A way out of this “thought trap” is mindfulness, a core element in many spiritual traditions and an excellent form of spiritual recovery practice in itself. Mindfulness is incredibly simple: all it requires is to observe our own thoughts or perform any activity with our whole attention focused on it. As a spiritual recovery practice, it can help us break out of “non-peaceful” thoughts, including ones that push us closer to our addictions and habits.

There are countless benefits of mindfulness that have now been backed by science. For one thing, neuroscience research tells us that mindfulness benefits the brain by rewiring circuits responsible for stress and chronic pain and boosting those related to focus and attention! There have been many recent studies that show mindfulness as one of the best ways to boost our mental and physical health.

According to an article in the NIH newsletter News in Health, practicing mindfulness can help with a host of mental health issues, including depression, PTSD, eating disorders, and addiction. Additionally, mindfulness has other health benefits, such as lowering blood pressure and reducing stroke risk).

And as neuroimaging studies have shown, mindfulness can physically change the neurological wiring of our brain. A large-scale study in BioMed Research International titled “The Meditative Mind: A Comprehensive Meta-Analysis of MRI Studies” paints an impressive picture of the brain “on mindfulness.” According to many studies reviewed within the report, participating in mindfulness-based practices physically rewires the brain, engaging circuits that promote resilience, self-awareness, and reduced impulsivity.

4. Nature-Based Approaches to Spirituality

Spending time in nature is yet another way to connect to something greater than ourselves (without the need for organized religion or the 12 Steps). One of the best expressions of this sentiment comes from American Transcendentalist Ralph Waldo Emerson. In Nature, he writes: “In the woods, we return to reason and faith. There I feel that nothing can befall me in life,—no disgrace, no calamity, (leaving me my eyes,) which nature cannot repair.”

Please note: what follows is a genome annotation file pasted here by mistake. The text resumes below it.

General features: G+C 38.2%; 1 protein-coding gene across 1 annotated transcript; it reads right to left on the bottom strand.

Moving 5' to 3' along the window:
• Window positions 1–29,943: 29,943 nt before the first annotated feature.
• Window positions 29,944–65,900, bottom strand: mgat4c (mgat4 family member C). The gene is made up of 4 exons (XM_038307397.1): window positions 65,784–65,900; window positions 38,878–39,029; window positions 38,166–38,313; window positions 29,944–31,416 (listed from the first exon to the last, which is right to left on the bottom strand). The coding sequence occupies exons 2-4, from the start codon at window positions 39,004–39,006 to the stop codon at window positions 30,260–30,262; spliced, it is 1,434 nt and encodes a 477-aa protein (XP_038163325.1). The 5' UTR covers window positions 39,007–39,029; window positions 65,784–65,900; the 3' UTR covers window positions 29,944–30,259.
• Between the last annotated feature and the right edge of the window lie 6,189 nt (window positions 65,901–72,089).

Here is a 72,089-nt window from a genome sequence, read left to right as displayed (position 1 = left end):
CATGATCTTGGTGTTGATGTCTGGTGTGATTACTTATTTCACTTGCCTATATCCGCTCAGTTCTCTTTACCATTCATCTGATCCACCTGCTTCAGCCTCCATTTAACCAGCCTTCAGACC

Nature has proven to be just as versatile within therapeutic contexts. Recently, ecotherapy has been touted as a great form of treatment for those who might be reluctant to engage in traditional talk therapy. According to psychologist Maurie Lung, “One of the top benefits that we address are for people who are trying to reduce anxiety or depression and increase relationship and connection … it’s super engaging, so for kids and teenagers ... [and] for people who are reluctant to be in therapy.”

There are many ways we can use nature as a therapeutic and spiritual springboard. There’s no need to travel tens or hundreds of miles to a faraway National Park, forest, or beach — a city park or even your own backyard will do. All we need to find is a small sanctuary away from the noise and traffic where we can feel connected to natural surroundings and walk or just simply sit and meditate.

5. Creativity-Based Approaches

As author Kurt Vonnegut said, “To practice any art, no matter how well or badly, is a way to make your soul grow. So do it.” Creativity is, indeed, another way to grow spiritually while supporting our recovery. After all, rediscovering our true self and our new purpose is an inherently creative process. That’s also what makes it fun!

One of the clearest ways in which creative pursuits can become a spiritual practice is through the state of “flow.” Defined by psychologist and author Mihaly Csikszentmihalyi as optimal experience done for its own sake, flow is liberating and spiritually fulfilling: “It is when we act freely, for the sake of the action itself rather than for ulterior motives, that we learn to become more than what we were. When we choose a goal and invest ourselves in it to the limits of concentration, whatever we do will be enjoyable. And once we have tasted this joy, we will redouble our efforts to taste it again. This is the way the self grows.”

We can achieve flow through any activity that captures our creative attention — painting, writing, gardening, cooking, or creating a digital photo collage. Flow is all about the process instead of the result (no need to be a Picasso, Chopin, or even a Top Chef contestant). By absorbing ourselves fully in the creative process, we automatically tap into something greater than ourselves — and that’s where things start to get spiritual!